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Why the Murder Hornet is a Feminist Reckoning

Why the Murder Hornet is a Feminist Reckoning

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Damien Hirst, Entymology, Murder Hornet

Hundreds of queens were born in 2019: the strongest and most untamable hornets in the world.

Hatched in Custer, Washington, they quarantined through the winter, languishing—pawns in a broader game, specks, bugs, nothing to write home about. But when the quarantining cocoon period finally passed, only the strongest among them were thought to have survived. It was these empowered female hornets, known as queens, who embarked across the Western Pacific, lonely and hungry for both fulfillment and revenge.

Ignorant male humans continue to call them “murder hornets,” intimidated by the pain and power they can produce. But the queens probably prefer their Latin name, the glamorous “Vespa mandarina”. Nesting and foraging for food, success among them is independent womanhood: the queen is eager to find her own way, taking no prisoners as she creates a life for herself.

“Like other wasps (and WASPs) the hornet queen is said only to attack when bothered.”

Like other wasps (and WASPs) the hornet queen is said only to attack when bothered. She is a free spirit, restless after months of wasted winter, and only lashing out when threatened. She wants nothing more than to stand on her [at least] six slender hornet feet, unfettered by the commitments of domineering male hornets (who are usually less than half her size) or male humans, who simply get in her way.

If you do get in her way, though, beware. Betrayal of any kind might be punishable by death.

The sting erupting from her pointed derriere shoots excruciating, lingering, red-hot pain. The swelling lasts for days, like a broken heart, intensity only waning with time. The victim of her body tosses and turns at night, physically agonizing over the hornet woman who hurt him. If he is weak, the human male succumbs to her petite wrath, quite quickly dying an excruciating death.

She even kills other bees, decapitating colonies of honeybees in 90 minutes and “feasting” on their unborn children. A single murderous queen carries enough venom to kill 10 mice, and a colony could take down a 150-pound animal…perhaps, say, a medium-sized Japanese man. Up to 50 people die in Japan every year from an allergic reaction to this hornet sting venom.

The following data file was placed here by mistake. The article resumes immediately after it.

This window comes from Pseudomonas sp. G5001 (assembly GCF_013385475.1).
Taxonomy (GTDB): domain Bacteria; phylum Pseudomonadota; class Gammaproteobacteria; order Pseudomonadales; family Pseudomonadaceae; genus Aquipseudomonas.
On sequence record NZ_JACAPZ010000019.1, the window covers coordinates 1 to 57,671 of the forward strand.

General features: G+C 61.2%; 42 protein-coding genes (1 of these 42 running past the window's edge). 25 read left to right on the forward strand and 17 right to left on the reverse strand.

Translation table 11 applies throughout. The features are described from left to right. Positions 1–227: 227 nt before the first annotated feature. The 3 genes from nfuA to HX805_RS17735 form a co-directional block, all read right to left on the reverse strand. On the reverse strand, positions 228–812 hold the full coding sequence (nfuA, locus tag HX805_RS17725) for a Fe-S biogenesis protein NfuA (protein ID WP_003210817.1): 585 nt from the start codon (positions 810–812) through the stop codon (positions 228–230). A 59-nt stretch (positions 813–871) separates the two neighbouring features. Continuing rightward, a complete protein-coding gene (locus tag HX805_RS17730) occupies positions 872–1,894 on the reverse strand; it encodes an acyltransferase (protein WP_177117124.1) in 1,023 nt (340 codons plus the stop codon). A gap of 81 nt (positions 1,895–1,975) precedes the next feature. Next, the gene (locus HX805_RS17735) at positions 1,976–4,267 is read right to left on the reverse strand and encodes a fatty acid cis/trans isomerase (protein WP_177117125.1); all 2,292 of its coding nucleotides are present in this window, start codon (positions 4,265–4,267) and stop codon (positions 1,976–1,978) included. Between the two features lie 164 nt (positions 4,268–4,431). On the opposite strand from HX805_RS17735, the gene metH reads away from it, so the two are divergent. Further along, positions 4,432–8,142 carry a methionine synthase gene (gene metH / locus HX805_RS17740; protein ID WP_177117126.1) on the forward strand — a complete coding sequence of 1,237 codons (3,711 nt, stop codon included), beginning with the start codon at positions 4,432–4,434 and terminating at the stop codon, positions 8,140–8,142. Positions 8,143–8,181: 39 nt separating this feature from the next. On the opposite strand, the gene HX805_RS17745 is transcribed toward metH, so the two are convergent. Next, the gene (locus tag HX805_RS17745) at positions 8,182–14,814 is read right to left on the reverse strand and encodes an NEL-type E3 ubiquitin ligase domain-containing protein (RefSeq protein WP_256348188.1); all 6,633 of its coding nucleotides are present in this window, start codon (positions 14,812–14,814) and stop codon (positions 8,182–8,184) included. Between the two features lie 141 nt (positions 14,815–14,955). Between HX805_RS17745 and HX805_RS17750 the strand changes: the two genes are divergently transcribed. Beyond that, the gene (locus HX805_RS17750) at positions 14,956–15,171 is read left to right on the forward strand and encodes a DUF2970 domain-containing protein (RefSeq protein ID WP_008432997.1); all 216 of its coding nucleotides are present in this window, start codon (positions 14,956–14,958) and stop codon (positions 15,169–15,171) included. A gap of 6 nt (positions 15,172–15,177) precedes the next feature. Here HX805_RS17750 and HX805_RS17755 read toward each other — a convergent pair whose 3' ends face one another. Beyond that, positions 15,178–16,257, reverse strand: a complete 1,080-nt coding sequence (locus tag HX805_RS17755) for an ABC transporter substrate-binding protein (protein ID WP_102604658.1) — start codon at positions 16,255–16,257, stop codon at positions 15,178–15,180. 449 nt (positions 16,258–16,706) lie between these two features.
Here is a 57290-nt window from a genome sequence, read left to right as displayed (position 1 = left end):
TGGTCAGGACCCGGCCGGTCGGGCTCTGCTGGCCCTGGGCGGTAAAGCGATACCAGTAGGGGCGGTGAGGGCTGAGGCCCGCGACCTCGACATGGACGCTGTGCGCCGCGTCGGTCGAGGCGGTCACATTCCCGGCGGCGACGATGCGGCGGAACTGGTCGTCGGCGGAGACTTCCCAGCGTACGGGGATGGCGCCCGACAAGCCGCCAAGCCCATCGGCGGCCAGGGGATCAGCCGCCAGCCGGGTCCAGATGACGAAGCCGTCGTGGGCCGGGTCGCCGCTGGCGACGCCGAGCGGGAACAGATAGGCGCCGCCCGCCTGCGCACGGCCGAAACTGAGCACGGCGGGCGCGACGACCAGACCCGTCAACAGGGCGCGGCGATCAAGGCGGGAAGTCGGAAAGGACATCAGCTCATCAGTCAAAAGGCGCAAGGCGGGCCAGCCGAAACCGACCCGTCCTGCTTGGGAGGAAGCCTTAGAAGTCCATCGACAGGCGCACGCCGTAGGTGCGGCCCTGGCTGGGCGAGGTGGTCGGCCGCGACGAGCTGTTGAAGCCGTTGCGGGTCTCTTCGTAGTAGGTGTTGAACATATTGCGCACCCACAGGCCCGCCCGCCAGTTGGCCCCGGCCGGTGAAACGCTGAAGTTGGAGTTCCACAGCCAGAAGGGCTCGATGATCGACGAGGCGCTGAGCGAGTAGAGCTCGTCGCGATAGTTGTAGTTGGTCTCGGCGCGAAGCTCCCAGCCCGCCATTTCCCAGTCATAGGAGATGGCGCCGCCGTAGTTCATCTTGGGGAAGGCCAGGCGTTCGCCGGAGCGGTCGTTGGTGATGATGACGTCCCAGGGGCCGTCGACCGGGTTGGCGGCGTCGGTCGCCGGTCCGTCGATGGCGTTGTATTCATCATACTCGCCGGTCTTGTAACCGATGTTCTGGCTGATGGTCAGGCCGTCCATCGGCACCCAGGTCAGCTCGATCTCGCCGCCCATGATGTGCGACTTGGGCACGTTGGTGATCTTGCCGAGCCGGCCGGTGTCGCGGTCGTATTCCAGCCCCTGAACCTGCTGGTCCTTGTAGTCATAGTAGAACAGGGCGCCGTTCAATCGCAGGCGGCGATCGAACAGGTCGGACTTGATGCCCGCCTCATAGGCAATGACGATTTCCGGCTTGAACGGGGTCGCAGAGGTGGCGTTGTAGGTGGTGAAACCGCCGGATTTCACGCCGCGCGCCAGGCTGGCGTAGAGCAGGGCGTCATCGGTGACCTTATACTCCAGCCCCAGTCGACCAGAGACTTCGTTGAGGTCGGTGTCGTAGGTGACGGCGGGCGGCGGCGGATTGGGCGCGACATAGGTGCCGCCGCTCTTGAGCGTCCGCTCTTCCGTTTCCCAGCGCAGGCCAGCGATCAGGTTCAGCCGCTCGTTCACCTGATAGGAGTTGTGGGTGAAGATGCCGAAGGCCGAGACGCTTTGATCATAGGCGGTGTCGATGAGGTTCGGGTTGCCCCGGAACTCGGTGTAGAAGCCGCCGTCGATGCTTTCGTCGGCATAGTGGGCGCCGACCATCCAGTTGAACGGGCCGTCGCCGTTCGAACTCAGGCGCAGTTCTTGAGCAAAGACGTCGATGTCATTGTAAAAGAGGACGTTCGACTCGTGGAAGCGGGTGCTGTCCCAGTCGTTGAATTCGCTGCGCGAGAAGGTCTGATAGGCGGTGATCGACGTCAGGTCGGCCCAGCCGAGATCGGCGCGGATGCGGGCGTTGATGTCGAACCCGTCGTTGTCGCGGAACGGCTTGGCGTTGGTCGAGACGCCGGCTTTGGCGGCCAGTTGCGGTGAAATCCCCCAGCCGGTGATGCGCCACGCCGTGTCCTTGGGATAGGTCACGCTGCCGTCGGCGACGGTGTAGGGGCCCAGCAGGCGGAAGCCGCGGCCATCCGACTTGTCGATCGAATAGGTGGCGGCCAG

Egyptian Scarab not murder hornet
Previous: Damien Hirst. Entymology Wallpaper, 2009. Scarab, ca. 1550–1479 B.C. Egyptian; Thebes, Lower Asasif, Birabi, New Kingdom Egyptian blue, gold Gold; L. 2.5 cm (1 in); w. 1.7 cm (11/16 in); h. 1 cm (3/8 in) The Metropolitan Museum of Art.

In the New Kingdom of Ancient Egypt, scorpions and scarab beetles were often depicted as symbols of the afterlife. The legend of the underworld necessitates a scarab beetle to cover up moral misdeeds.

Unlike that of her other victims, the far-less-menacing honeybee, what makes Vespa Mandarina venom so toxic is not its concentration in a single jab, but the ongoing torment of up to 10 times more released into the bloodstream over repeated effort. The queen is determined, relentless even, not at all prone to distraction.

Researches are attempting to lure the hornet queen into complacency by plying her with wine and fruit, getting to know where she lives and what her behaviors are. But these researchers, though enticing with their delicious snacks and drinks, are deceptive Casanovas. They only use the information to harm the hornet woman, eradicating her chance at a real home.

With hornet men so small, human men so easy to dominate, and scientists trying to tempt her with false idols, it is no surprise then that only the shrewdest 30 percent of hornet queens find a compatible mate, and even less manage to lay eggs.

In an ideal world, the single queen can hurriedly find a hornet mate and get pregnant in time for a cozy winter of staying at home and laying eggs, and a spring full of children to be put to work in the fall to meet her every need. She and the male worker bees eventually die, comforted by her legacy of new queens, going out and feeding all on their own before trying, against all odds, to settle down just as she has done.

Thus far, scientists have failed to understand what happens in this Sex and the City-esque period of hornet killing sprees and feedings. Like so many women, the murderous hornet queen remains mostly a mystery, not to be provoked or have her independence jeopardized in any way.

The Flapper, Life Magazine Cover
Frank Xavier Leyendecker. The Flapper, 1922. Life Magazine Cover. Courtesy of Wiki Art.

The rise of the flapper coincided with the 1918 outbreak, as women broke free of quarantine and blossomed into free thinkers, known for their uninhibited sexual behavior, and ‘you only live once’ attitude.

In any case, the “murder hornet” slander against Vespa the Hornet Queen has slowed as of late. She is no longer in the news cycle as a subject of either ridicule or awestruck terror. Lonely as it is, she wonders whether she is perhaps the vindictive a murderess as once previously thought, or rather a winsome would-be homemaker struggling to find her own way. As her livelihood slips back into the shadows, her next move is still unfamiliar to the etymologists.

But as they move into the heart of summer, her enemies can only hope to get out alive.

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